Was Wonder Woman Ever An Appropriate U.N Ambassador?

Was Wonder Woman

Ever An Appropriate U.N Ambassador?

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Growing up, my idea of wonder woman was that she was an annoying upstart to the more heroic and infinitely more capable superman, a clumsy and scantily clad woman who cared more about how much of her bosom she showed than how much saving was to be done.

But that’s just me, right?

Wrong.

When the U.N made the decision to appoint honorary brand ambassadorship to one of the first female superheroes back in late October, the reaction was muddied, and the hope for overwhelming support for the appointment was dashed, quickly. Not only were women confused by the imaginary nature of her character – but befuddled also by the fact that here was the U.N, aiming to reach its gender equality goal by 2030, but splaying the message across the world that to attain that goal, one of your #idols would of course be corset donning and airbrushed miss-look-at-my-bum Diana Prince. Hoorah!

The lack of imagination this exemplified at the time astonished many academics and indeed U.N workers alike who couldn’t believe the very thought of this poster pin-up as an aspirational standard set by one of the globe’s foremost governing bodies. Where was the thought, the examination? One look into the archives would have told you that Wonder Woman lost her feministic furor once her creator, Charles Marston died. For the next few decades she petered in and out of jobs decidedly womanly and never dominated nor inspired; as secretary, advice columnist and child minder.

Gal Gadot’s recent cameo as Wonder Woman came as a welcome opposition to the feministic deterrent the character had become after Marston’s death, it was still however, not enough to detract from the simple fact that there were many better choices for the U.N in the first place. What does it say about the state of the gender divide that another more suitable – real symbol could not have been bequeathed the role? And were that the case – would she have lasted longer? It’s been less than two months, and Wonder Woman has already disappeared into the annals of honorary ambassadors, to be replaced, one hopes, with an infinitely more worthy figure.

Courtesy of Warner Brothers

Perhaps had the U.N waited for after Gadot’s forthcoming movie dedicated entirely to the character — a showcase of what many believe will be 21st century feminism at its finest — the decision would have been greeted with a more positive attitude. Instead they chose the character at a time when the world is begging for a female superhero in reality.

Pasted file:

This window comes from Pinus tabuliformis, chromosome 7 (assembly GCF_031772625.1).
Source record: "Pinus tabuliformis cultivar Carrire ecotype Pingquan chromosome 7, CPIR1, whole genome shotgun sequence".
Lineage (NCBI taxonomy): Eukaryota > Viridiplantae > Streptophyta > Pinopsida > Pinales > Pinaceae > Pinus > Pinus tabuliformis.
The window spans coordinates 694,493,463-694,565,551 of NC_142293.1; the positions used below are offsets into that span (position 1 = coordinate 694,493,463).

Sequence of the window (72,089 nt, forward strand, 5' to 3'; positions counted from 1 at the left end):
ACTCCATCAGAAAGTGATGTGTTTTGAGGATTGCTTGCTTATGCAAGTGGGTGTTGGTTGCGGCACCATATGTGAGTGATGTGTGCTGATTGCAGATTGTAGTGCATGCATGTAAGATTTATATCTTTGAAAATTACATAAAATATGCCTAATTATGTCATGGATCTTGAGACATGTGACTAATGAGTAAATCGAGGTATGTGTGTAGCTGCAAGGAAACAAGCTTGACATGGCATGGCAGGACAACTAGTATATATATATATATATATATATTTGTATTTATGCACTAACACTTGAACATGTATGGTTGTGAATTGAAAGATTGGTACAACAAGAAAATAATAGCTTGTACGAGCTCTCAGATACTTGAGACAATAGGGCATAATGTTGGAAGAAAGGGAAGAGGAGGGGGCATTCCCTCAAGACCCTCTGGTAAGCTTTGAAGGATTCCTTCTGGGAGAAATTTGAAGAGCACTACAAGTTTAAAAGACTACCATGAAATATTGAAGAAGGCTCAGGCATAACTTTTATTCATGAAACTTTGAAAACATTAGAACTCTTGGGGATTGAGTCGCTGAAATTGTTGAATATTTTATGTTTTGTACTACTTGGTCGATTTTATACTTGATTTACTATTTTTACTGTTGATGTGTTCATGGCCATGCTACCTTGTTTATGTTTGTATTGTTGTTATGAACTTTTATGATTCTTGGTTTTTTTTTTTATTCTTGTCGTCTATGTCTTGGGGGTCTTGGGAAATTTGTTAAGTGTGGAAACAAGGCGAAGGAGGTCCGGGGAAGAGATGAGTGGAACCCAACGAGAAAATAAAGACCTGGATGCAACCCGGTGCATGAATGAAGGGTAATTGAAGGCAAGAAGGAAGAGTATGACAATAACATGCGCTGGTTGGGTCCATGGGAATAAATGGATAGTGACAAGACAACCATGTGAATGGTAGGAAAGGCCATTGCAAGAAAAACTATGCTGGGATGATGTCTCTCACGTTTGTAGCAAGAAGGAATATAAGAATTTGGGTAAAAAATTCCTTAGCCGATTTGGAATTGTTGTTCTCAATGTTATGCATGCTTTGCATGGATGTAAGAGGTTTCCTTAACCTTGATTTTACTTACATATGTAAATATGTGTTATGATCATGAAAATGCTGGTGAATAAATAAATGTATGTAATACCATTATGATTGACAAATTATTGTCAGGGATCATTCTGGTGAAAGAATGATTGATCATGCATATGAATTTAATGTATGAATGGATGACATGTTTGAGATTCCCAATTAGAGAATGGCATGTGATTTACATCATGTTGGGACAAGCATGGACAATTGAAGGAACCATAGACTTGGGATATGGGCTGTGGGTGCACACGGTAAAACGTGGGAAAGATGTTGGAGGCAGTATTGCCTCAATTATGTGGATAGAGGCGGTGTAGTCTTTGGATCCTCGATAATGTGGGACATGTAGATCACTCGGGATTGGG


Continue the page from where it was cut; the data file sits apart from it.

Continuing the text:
The thought is there- the action however is missing, and indeed begs the question – who would have been better? What woman would have stood up to the condemners, the haute-feminists, me? Hilary, Merkel, Beyonce, Adele, Michelle? The comic world is certainly not chock-full of engaging women but surely there was someone more qualified for the role – Captain Marvel or Elektra? Even at that – the list of potentials is sparse, so why not have chosen a real-life character –  a CEO; or an Olympian that defied every definition of gravity we know this year like, for instance, Simone Biles;  Chimamanda Ngozi Adichie or Shonda Rhimes from the writer’s corner?

The list is endless, and the names would roll off anyone’s tongue who has been paying the least bit of attention to the changing pace of feminism in the last 10 years.

It is no joke, nor is it in our imaginations. It is about time those real people who are furthering the cause are recognized for their work – for pushing the boundaries of sexism and paving the way for a future that is no less real than was the suffrage movement in the last century.

Amy Corcoran

The Associate Editor of SWAAY: Amy is an Irish writer, avid foodie and feminist with an insatiable appetite for novels and empowering women's writing. She has enjoyed calling Dublin, Paris and now New York her home.

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